Recent polling on impeachment indicates that independent voters are far from sold on ousting the GOP incumbent from the White House. In fact, the national surveys suggest support for impeaching and removing the president has deteriorated over the past month, even as the House inquiry has ramped up.

Fifty percent of independents questioned in an NPR/PBS/Marist poll conducted Nov. 11-15 did not support impeaching and removing Trump from office, with just 42 percent backing such a move. That’s a slight dip in support compared with the previous NPR/PBS/Marist poll – conducted the first week in October – when support stood at 45 percent.

TRUMP CALLS FOR SENATE TRIAL DURING 'FOX AND FRIENDS' INTERVIEW

The new survey was conducted before this week’s high-profile testimony in the House impeachment inquiry, where a parade of witnesses testified about top-level involvement in efforts to pressure Ukraine to investigate Democrats while aid was withheld to the eastern European country involved in a war with Russia. Trump, calling into ‘Fox and Friends’ Friday morning, blasted the hearings as “a continuation of the witch hunt” and downplayed the impact of the testimony.

While impeachment still enjoys support from a slight plurality overall in an average of polls by RealClearPolitics, the RCP average points to a dimming view from crucial independents — indicating more independents are now opposed, in a reversal from mid-October.

A Gallup poll conducted the first two weeks of November – also before this week’s testimony – indicated that 45 percent of independent voters supported impeaching and removing the president – with 53 percent opposing the move. That’s a switch from October, when the previous Gallup survey put the split at 53-44 percent.

And just 42 percent of independents questioned in a Monmouth University poll conducted Oct. 30-Nov. 3 supported impeaching and removing Trump from the White House, with 51 percent saying no.

The president’s facing impeachment over his July 25 call with Ukrainian President Volodymyr Zelensky, in which he urged Zelensky to investigate former Vice President Joe Biden and his son Hunter over their dealings in the eastern European country. Biden is one of the top Democratic 2020 presidential contenders hoping to challenge Trump in next year’s election. Fueled by whistleblower complaints, a transcript of the call released by the White House, and testimony by witnesses in the inquiry, Democrats say that the president was asking a foreign country to potentially interfere in a U.S. election.

Adding to the controversy was the fact that before that phone call, millions in U.S. military aid to Ukraine was put on hold. Despite allegations that the president was using that money as leverage, Trump has repeatedly insisted that he did nothing wrong. He says there was no "quid pro quo" and has on numerous occasions described his conversation with the Ukrainian leader as “perfect.”

The president argued in his Fox News interview Friday morning that he’s rising in the polls “because of the impeachment thing.”

“You’ve seen the polls over the last week. I’m going through the roof. In Wisconsin I’m way up over every Democrat,” he emphasized.

Trump was likely referring to a Marquette University Law School poll released on Wednesday that indicated the president with a single-digit edge over Biden (47-44 percent), Sen. Bernie Sanders of Vermont (48-45 percent), and Sen. Elizabeth Warren of Massachusetts (48-43 percent) in hypothetical general election matchups in the crucial battleground state of Wisconsin. Trump enjoyed a 47-39 percent lead over South Bend, Indiana Mayor Pete Buttigieg in the survey.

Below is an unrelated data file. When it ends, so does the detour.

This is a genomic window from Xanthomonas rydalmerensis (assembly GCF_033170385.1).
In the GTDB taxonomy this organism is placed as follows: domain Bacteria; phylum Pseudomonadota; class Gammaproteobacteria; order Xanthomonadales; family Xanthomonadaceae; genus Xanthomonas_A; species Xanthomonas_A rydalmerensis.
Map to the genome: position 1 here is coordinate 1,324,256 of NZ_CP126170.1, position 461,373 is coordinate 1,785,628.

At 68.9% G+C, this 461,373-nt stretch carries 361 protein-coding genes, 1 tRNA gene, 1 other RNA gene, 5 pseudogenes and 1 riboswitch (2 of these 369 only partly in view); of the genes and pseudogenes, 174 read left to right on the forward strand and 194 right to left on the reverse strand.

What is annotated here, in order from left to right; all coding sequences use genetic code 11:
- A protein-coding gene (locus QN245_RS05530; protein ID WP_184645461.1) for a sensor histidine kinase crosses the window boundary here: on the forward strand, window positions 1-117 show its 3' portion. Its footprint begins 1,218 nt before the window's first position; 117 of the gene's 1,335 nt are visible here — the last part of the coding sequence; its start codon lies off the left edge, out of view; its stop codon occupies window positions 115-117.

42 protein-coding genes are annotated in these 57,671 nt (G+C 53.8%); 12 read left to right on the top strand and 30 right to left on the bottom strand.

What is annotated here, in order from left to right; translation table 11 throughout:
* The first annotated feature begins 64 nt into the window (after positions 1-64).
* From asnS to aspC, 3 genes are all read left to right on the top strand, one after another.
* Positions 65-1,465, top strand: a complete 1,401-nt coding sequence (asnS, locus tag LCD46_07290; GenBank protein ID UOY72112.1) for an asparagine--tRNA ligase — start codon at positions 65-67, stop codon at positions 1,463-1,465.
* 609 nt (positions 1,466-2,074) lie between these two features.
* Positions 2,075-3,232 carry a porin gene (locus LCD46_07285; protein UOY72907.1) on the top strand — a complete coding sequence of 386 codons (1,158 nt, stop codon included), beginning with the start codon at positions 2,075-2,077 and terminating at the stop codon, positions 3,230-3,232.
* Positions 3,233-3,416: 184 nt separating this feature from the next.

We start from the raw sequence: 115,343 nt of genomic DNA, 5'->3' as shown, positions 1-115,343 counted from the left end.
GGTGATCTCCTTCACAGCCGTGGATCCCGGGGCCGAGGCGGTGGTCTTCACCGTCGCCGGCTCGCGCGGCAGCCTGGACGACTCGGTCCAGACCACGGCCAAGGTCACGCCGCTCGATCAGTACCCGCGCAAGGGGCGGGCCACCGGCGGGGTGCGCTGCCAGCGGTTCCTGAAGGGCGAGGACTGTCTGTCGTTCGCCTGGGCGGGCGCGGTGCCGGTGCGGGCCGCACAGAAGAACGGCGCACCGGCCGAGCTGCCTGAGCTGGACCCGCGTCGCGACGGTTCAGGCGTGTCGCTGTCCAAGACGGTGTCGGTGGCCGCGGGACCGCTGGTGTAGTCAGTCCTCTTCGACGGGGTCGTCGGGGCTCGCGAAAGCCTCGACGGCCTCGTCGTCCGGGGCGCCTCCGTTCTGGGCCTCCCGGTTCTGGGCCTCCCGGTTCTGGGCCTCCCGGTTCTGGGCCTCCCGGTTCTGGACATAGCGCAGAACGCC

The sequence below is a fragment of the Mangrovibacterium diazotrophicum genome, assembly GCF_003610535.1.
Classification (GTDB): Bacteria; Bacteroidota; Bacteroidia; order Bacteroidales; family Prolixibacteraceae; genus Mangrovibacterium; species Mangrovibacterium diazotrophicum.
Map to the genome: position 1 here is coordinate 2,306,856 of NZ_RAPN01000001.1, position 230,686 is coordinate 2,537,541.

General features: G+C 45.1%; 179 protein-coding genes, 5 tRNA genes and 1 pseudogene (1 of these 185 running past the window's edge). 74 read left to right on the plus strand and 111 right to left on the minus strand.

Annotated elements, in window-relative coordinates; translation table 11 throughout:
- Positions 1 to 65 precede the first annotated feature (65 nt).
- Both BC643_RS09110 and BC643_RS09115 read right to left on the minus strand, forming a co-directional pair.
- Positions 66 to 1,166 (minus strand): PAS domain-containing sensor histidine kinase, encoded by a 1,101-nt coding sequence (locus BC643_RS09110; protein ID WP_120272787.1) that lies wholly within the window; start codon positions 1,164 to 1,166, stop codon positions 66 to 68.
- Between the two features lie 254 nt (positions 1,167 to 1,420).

Trump was up just 2 percentage points over Buttigieg in the previous Marquette University Law School poll, which was conducted a month ago. Biden, Warren and Sanders had single-digit advantages over Trump in the earlier survey.

Fifty-three percent of registered voters in Wisconsin opposed impeachment, according to the survey, a slight 2-point bump from their earlier poll.

Original Article

Trump says ‘it’s all over’ for impeachment inquiry after Sondland testimony

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President Trump addresses the testimony of Ambassador Sondland.

President Trump on Wednesday said that Ambassador to the European Union Gordon Sondland’s testimony before the House Intelligence Committee should exonerate him of any claims of wrongdoing in the ongoing impeachment inquiry into him.

Speaking to reporters before departing on a scheduled trip to Texas, Trump claimed that Sondland’s testimony means “it’s all over” for the proceedings and that the House inquiry into Trump should come to a halt.

“I just noticed one thing and that would mean it’s all over,” Trump said on the White House lawn before reading from handwritten notes taken during Sondland’s testimony.

TRUMP IMPEACHMENT HEARINGS: LIVE UPDATES FROM DAY FOUR

Sondland testified about a conversation with Trump where he asked the president what he wanted from Ukraine.

“And it was a very short, abrupt conversation,” the ambassador said. “He was not in a good mood. And he just said, ‘I want nothing. I want nothing. I want no quid pro quo. Tell Zelensky to do the right thing.’ Something to that effect.”

Ambassador Sondland: 'Trump never told me aid was conditioned,' it was my 'personal guess'Video

While Trump argued that Sondland’s statement proves there was no quid pro quo between his administration and Ukraine — the matter at the heart of the impeachment probe — Sondland gave a more nuanced account.

He confirmed he never heard directly from Trump on a quid pro quo linking military aid for Ukraine to politically advantageous investigations.